101406: Family Reunification

What the Evidence Shows

About the Course:

Family reunification, the process of returning children in temporary out-of-home care to their families of origin, is the most common goal and outcome for children in out-of-home care. This course examines states’ successes and challenges related to family reunification, as documented in the Federal Child and Family Services Reviews; reviews research regarding factors contributing to timely, stable reunifications; offers specific program examples that illustrate these factors; and uses all of the above to suggest several guiding principles for practice in this critical area of permanency planning.

Journal/Publisher:

U.S. Department of Health and Human Services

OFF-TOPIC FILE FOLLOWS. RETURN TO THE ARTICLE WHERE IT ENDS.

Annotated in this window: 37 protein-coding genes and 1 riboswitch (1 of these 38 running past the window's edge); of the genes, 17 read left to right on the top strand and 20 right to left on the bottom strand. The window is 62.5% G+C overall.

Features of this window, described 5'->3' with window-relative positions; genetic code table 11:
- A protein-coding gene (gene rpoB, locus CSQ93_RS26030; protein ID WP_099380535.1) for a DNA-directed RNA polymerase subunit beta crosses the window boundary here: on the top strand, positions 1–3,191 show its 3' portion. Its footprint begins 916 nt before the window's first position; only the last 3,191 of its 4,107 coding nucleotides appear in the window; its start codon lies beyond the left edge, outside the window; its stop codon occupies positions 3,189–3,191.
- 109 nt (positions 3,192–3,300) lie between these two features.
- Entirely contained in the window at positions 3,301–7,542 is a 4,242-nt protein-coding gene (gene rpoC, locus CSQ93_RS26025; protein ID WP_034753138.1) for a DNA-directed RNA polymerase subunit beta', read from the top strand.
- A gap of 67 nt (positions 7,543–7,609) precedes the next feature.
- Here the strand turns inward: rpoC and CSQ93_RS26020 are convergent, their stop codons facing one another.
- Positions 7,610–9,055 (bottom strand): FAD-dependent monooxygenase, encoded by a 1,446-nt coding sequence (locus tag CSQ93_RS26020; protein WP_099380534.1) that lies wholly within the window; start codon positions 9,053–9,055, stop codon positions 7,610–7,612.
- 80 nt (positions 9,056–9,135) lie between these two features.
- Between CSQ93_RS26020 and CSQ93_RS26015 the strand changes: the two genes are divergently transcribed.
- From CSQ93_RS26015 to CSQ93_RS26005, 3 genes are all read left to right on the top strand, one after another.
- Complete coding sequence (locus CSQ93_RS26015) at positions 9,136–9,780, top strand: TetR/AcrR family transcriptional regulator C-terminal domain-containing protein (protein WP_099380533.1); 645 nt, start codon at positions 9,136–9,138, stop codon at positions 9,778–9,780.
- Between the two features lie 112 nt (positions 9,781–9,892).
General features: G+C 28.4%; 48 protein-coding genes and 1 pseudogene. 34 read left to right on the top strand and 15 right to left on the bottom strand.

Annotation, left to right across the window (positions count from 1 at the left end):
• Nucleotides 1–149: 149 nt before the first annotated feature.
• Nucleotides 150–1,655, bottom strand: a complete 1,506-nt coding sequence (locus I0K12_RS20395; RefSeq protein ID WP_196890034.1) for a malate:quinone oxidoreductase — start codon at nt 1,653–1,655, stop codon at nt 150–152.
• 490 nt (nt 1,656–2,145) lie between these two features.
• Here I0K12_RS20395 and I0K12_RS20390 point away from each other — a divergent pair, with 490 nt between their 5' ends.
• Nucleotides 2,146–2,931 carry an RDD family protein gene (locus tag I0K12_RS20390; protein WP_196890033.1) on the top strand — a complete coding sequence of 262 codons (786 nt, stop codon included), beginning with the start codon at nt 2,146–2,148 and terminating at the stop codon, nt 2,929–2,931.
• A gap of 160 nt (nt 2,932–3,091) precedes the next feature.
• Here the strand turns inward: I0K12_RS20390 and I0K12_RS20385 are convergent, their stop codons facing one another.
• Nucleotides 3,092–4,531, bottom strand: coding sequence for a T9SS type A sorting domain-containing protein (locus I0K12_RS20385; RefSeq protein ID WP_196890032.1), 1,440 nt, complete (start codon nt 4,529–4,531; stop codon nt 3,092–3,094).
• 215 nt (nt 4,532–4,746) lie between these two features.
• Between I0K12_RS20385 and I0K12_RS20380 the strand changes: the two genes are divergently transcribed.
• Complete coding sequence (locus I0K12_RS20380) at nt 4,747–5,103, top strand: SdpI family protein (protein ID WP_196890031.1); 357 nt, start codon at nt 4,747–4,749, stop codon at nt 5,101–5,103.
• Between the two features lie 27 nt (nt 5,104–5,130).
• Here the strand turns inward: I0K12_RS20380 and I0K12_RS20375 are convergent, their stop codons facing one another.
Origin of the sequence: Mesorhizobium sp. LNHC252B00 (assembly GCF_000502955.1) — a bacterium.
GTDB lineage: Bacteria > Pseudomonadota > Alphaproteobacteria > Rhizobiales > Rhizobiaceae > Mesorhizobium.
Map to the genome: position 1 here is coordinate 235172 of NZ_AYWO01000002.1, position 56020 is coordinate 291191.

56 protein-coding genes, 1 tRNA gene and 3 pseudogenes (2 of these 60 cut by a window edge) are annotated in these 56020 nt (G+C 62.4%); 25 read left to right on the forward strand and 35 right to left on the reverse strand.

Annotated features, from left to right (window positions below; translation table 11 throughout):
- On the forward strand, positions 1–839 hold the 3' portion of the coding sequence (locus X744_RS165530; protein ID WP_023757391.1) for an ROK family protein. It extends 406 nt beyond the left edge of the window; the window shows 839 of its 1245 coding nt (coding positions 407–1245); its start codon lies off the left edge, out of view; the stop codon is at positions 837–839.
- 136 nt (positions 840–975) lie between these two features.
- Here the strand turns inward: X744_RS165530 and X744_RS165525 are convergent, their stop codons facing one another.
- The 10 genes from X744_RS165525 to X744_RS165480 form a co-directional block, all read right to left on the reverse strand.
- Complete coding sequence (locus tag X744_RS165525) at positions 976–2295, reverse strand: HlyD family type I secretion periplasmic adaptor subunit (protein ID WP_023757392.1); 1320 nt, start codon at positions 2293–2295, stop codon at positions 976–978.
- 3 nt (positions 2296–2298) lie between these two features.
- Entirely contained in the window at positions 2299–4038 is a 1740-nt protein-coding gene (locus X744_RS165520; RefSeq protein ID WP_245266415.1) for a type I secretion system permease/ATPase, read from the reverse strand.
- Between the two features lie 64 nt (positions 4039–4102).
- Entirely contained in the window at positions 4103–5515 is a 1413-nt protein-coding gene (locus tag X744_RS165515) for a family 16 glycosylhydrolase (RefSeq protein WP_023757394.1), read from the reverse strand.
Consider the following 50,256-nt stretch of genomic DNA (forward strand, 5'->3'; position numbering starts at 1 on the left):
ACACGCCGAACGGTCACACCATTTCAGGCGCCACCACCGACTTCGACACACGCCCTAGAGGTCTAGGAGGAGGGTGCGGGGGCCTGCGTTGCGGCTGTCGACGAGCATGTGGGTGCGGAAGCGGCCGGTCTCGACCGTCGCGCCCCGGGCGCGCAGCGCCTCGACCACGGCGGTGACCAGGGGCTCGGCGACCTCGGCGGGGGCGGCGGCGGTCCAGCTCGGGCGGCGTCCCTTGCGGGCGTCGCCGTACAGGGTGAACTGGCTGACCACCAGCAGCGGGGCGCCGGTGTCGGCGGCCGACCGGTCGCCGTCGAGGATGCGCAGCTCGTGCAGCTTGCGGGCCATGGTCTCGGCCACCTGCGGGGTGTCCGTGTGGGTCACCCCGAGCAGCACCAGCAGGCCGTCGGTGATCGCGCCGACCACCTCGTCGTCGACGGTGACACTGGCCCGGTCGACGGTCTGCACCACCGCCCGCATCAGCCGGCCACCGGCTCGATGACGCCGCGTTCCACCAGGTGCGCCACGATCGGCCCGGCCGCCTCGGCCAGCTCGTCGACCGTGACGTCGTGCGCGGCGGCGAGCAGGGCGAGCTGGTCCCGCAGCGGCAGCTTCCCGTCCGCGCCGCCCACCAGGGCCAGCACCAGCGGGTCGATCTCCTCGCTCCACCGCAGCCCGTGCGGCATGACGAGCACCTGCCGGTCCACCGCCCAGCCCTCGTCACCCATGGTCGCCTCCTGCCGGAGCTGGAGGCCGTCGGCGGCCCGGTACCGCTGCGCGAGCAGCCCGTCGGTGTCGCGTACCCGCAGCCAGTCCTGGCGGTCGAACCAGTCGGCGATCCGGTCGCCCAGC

Publication Date:

2006

Author

Child Welfare Information Gateway staff

Recommended For:

This course is recommended for health care professionals, especially psychologists, counselors, social workers, and nurses who seek knowledge about research and other supporting evidence regarding the efficacy of family reunification practices. It is appropriate for all levels of participants’ knowledge.

Course Objectives:

  1. Examine and assess states’ successes and challenges related to family reunification, as documented in the Federal Child and Family Services Reviews.

  2. Describe research aspects of family reunification and how they impact services delivery.

  3. Identify and critique examples presented from the field.

  4. Explain principles of permanency planning for family reunification and how future research might help improve the process.

Exam Questions

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